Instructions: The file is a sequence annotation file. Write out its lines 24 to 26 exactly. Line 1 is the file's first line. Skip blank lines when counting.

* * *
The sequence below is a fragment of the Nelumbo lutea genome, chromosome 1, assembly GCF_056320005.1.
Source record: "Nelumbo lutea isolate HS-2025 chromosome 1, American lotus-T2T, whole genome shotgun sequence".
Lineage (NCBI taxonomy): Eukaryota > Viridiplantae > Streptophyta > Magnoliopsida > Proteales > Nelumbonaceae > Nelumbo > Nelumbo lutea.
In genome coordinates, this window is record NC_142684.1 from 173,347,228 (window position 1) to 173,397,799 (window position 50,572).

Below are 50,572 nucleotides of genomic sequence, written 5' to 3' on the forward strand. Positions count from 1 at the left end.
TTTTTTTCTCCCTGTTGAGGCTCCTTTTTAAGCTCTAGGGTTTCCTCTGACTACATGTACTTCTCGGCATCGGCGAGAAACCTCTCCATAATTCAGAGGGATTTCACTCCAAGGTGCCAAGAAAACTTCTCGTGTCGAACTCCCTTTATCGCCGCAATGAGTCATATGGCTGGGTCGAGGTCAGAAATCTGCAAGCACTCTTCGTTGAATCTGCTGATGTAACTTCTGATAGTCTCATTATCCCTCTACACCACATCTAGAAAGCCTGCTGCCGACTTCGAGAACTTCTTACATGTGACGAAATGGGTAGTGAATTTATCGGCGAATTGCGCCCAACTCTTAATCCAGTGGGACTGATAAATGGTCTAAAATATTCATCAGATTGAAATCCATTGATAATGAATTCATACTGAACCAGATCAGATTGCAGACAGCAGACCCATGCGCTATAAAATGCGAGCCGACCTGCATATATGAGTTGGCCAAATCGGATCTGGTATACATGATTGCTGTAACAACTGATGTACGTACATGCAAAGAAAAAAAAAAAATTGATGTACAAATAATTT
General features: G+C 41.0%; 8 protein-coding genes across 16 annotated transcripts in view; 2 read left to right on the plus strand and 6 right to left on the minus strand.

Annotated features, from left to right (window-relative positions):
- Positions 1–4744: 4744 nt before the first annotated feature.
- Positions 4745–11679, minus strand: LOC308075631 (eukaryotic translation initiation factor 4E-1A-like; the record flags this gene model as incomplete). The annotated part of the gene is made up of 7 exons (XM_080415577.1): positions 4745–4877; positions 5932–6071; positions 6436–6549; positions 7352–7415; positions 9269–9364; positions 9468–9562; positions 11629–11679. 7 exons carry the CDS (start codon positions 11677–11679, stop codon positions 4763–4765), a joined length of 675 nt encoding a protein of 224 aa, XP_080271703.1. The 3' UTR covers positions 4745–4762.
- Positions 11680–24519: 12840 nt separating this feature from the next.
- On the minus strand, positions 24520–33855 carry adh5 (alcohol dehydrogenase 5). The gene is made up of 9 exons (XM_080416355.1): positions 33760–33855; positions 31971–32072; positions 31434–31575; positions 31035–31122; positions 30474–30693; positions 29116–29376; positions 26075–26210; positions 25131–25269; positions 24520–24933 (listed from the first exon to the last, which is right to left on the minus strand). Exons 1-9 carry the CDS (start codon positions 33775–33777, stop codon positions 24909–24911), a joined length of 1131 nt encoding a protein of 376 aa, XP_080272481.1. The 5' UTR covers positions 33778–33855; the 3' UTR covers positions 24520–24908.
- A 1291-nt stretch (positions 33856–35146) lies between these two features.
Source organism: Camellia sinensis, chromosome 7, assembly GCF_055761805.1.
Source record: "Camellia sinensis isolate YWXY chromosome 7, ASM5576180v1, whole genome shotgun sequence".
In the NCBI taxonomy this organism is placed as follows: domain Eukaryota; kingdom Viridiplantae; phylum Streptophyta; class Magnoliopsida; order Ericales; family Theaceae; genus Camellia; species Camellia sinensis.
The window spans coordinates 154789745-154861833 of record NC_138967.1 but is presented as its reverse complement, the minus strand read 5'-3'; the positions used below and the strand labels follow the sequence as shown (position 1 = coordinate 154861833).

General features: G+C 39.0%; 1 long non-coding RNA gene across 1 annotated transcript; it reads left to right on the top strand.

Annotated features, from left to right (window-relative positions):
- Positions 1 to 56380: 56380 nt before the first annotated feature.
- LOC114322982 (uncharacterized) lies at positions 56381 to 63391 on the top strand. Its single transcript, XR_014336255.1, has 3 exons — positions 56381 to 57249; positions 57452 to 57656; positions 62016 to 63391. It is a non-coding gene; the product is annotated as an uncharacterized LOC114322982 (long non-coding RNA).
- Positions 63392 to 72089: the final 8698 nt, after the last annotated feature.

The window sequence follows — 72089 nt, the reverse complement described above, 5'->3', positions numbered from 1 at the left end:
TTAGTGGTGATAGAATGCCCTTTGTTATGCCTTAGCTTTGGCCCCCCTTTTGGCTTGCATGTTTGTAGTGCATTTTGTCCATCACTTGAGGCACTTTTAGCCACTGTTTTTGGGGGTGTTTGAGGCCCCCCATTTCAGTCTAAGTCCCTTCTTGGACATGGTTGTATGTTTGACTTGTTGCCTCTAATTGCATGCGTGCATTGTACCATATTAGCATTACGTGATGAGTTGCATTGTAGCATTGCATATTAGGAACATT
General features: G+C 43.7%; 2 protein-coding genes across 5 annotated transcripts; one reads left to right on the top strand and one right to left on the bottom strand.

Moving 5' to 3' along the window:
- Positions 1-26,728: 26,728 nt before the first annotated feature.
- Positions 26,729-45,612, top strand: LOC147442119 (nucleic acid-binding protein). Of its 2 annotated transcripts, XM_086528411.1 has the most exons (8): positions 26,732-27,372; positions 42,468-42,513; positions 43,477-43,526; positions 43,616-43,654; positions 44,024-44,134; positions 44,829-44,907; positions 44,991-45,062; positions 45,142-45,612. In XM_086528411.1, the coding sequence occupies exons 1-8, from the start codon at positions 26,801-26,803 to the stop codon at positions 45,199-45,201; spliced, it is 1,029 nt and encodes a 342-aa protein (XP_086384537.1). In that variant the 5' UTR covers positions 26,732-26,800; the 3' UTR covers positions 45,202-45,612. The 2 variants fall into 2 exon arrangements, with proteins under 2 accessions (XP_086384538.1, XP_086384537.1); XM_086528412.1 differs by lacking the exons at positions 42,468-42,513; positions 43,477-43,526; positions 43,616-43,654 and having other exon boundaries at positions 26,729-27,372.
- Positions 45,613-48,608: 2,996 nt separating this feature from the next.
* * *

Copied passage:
TTAGTGGTGATAGAATGCCCTTTGTTATGCCTTAGCTTTGGCCCCCCTTTTGGCTTGCATGTTTGTAGTGCATTTTGTCCATCACTTGAGGCACTTTTAGCCACTGTTTTTGGGGGTGTTTGAGGCCCCCCATTTCAGTCTAAGTCCCTTCTTGGACATGGTTGTATGTTTGACTTGTTGCCTCTAATTGCATGCGTGCATTGTACCATATTAGCATTACGTGATGAGTTGCATTGTAGCATTGCATATTAGGAACATT
General features: G+C 43.7%; 2 protein-coding genes across 5 annotated transcripts; one reads left to right on the top strand and one right to left on the bottom strand.

Moving 5' to 3' along the window: